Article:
The southwest monsoon, which is now on its last spell before retreating, has been more than bountiful this year and no district has come under the deficit category. The rainfall pattern from June 1 to September 25 indicates that 10 districts received ‘normal’ rain, 19 received ‘excess’ rain, and one received ‘large excess’ rain, according to India Meteorological Department’s (IMD) classification.
Large excess is defined as 60% above the long-term average or normal; excess rainfall is 20% to 59% above normal; and normal has a wide range that is 19% below to 19% above the long-term average. Deficit is when the rainfall is 20% to 59% below normal. Based on this, Chitradurga district comes under large excess as it received 489 mm of rain, which is 90% above its normal, as per the analysis of Karnataka State Natural Disaster Monitoring Centre (KSNDMC). The entire North Karnataka belt and Uttara Kannada, Tumakuru, Kolar, Chickballapur, Bengaluru Rural, Bengaluru Urban, and Chamarajanagar districts are under excess category. The districts known to receive very heavy rains, including the coastal region of Dakshina Kannada and Udupi, Kodagu, Shivamogga, Chikkamagaluru, Hassan, Haveri, Mandya, and Ramanagaram districts, have been clubbed under the normal category.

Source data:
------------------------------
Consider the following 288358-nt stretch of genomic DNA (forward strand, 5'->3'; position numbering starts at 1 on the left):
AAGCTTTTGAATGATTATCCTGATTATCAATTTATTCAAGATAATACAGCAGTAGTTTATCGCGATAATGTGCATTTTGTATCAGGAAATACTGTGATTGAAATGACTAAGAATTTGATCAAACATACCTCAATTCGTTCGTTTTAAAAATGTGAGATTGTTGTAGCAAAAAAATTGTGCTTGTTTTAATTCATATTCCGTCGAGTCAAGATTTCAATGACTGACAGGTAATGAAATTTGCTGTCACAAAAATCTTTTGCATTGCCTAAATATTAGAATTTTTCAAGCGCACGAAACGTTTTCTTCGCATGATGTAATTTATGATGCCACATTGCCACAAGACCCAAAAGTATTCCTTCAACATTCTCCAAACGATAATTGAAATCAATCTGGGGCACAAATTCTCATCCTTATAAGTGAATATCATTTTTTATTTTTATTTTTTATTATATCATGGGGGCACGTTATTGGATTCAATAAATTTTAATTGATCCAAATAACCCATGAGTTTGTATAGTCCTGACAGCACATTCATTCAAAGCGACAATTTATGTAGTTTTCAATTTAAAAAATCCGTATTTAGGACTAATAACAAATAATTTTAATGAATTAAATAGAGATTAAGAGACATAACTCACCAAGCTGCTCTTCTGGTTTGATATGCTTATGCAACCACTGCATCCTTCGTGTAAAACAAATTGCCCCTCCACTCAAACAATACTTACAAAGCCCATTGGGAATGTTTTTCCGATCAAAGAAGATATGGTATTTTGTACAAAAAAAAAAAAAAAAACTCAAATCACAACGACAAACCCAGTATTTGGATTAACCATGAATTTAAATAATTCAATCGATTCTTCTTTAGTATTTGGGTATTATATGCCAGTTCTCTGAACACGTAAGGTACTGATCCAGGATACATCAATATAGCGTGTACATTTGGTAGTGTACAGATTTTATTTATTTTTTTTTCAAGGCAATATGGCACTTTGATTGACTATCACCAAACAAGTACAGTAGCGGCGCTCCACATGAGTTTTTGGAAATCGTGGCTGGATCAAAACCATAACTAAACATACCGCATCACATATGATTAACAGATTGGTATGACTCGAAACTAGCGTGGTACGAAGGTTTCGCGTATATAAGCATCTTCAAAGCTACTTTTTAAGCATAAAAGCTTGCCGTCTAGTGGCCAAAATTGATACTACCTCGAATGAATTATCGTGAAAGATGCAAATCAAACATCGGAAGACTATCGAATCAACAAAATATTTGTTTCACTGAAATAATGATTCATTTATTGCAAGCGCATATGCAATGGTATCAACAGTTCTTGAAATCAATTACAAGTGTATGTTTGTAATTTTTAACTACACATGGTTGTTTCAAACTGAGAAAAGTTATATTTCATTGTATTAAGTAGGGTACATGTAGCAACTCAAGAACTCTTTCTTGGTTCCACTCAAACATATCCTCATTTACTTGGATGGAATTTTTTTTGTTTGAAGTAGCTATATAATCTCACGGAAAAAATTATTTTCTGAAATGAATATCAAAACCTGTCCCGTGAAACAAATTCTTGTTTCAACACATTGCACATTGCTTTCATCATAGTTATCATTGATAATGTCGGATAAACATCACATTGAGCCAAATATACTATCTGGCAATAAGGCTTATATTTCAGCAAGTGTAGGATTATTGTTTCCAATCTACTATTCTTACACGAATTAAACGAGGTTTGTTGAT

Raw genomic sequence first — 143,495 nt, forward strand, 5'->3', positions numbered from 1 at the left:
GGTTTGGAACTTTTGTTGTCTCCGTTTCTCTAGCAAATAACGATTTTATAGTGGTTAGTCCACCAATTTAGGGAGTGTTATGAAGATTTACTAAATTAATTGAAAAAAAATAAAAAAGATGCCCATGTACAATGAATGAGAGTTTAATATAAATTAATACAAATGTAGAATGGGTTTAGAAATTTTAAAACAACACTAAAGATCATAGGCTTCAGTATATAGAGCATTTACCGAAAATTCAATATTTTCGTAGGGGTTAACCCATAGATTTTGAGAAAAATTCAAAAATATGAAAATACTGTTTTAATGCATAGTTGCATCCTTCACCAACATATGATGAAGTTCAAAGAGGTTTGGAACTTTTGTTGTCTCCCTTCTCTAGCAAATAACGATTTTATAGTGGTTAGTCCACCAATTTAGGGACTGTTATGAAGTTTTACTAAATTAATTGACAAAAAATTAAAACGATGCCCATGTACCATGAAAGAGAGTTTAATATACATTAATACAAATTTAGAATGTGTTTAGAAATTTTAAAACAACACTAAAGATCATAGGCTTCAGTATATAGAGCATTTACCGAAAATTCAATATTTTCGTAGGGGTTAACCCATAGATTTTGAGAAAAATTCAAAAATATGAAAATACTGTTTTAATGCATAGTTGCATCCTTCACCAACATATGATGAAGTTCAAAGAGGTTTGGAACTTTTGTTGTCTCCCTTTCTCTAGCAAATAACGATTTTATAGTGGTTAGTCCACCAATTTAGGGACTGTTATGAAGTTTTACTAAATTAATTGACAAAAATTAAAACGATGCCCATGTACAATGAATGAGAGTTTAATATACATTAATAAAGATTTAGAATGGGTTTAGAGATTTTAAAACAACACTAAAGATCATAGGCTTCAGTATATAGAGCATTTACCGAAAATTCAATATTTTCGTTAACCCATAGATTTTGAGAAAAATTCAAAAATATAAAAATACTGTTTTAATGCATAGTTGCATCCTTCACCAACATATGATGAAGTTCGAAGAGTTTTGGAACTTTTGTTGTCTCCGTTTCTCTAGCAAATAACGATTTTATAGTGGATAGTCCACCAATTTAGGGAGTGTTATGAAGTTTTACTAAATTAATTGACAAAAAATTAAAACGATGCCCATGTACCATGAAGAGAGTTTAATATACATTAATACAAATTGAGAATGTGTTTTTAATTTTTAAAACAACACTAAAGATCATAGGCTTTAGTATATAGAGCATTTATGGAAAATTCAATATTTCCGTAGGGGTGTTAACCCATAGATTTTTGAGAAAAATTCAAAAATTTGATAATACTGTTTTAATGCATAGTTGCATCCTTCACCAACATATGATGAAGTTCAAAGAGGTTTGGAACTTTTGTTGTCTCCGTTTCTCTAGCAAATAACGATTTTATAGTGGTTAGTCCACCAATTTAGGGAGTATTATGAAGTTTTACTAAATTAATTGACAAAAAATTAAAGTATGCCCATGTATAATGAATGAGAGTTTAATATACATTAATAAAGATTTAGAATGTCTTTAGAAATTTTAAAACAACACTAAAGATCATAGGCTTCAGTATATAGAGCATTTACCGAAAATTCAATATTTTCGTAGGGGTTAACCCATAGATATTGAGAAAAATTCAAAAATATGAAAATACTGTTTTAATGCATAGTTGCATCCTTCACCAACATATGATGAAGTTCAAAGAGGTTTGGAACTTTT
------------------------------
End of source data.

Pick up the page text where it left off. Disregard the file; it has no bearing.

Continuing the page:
The monthly rainfall pattern for September also indicates a similar trend and 14 districts have come under large excess category, with rainfall being 60% above normal for the period. This covers the entire central Karnataka region, the coastal belt, Kodagu and Malnad region. Five districts have received excess rain (20% to 59% above normal) and 11 spread across the south and north Karnataka regions have been classified under normal category for September. Not a single district is under the deficit category.
In terms of actual rainfall measured in millimetres, Udupi district has received 4,543 mm of rain, followed by Uttara Kannada which received 3,177 mm and Dakshina Kannada that received 3,165 mm of rain between June 1 and September 25.
Though Kodagu saw major landslips and flooding, throwing life out of gear, it received 2,058 mm of rain, which is 5% below its long-term average. The bulk of the damage is attributed to the heavy rainfall that happened for a few days in the second week of August.
Storage in reservoirs up
The gross storage capacity across all the dams in the Krishna basin — comprising Narayanapura, Almatti, Malaprabha, Ghataprabha, Tungabhadra, and Bhadra dams — is 417.52 tmc ft. The current storage is 414.84 tmc ft, which is almost 99% of the capacity. In the Cauvery basin, against a gross storage capacity of 114.57 tmc ft, the current storage is 112.17 tmc ft (98%).